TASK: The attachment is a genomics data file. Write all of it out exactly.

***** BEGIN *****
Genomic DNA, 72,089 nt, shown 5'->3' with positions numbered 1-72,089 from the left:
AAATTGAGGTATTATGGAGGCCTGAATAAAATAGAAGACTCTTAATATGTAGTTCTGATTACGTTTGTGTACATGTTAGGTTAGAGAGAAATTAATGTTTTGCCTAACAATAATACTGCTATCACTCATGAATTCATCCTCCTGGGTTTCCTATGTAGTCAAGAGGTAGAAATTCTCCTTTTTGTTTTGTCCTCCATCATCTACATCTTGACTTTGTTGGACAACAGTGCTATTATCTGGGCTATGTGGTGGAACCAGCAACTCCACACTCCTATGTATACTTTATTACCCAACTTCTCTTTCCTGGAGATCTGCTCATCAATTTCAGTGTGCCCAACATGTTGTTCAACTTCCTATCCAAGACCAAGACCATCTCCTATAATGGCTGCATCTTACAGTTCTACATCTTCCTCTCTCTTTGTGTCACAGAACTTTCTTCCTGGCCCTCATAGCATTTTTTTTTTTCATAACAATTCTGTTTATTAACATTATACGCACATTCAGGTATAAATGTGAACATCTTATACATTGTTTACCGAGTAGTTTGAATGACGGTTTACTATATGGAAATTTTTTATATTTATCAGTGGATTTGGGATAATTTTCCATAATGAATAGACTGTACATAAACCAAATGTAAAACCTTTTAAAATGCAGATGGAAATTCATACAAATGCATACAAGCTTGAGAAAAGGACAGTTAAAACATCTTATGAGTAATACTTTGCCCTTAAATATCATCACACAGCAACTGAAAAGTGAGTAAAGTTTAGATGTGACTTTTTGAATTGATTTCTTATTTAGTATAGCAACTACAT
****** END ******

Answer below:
Genomic DNA, 72,089 nt, shown 5'->3' with positions numbered 1-72,089 from the left:
AAATTGAGGTATTATGGAGGCCTGAATAAAATAGAAGACTCTTAATATGTAGTTCTGATTACGTTTGTGTACATGTTAGGTTAGAGAGAAATTAATGTTTTGCCTAACAATAATACTGCTATCACTCATGAATTCATCCTCCTGGGTTTCCTATGTAGTCAAGAGGTAGAAATTCTCCTTTTTGTTTTGTCCTCCATCATCTACATCTTGACTTTGTTGGACAACAGTGCTATTATCTGGGCTATGTGGTGGAACCAGCAACTCCACACTCCTATGTATACTTTATTACCCAACTTCTCTTTCCTGGAGATCTGCTCATCAATTTCAGTGTGCCCAACATGTTGTTCAACTTCCTATCCAAGACCAAGACCATCTCCTATAATGGCTGCATCTTACAGTTCTACATCTTCCTCTCTCTTTGTGTCACAGAACTTTCTTCCTGGCCCTCATAGCATTTTTTTTTTTCATAACAATTCTGTTTATTAACATTATACGCACATTCAGGTATAAATGTGAACATCTTATACATTGTTTACCGAGTAGTTTGAATGACGGTTTACTATATGGAAATTTTTTATATTTATCAGTGGATTTGGGATAATTTTCCATAATGAATAGACTGTACATAAACCAAATGTAAAACCTTTTAAAATGCAGATGGAAATTCATACAAATGCATACAAGCTTGAGAAAAGGACAGTTAAAACATCTTATGAGTAATACTTTGCCCTTAAATATCATCACACAGCAACTGAAAAGTGAGTAAAGTTTAGATGTGACTTTTTGAATTGATTTCTTATTTAGTATAGCAACTACAT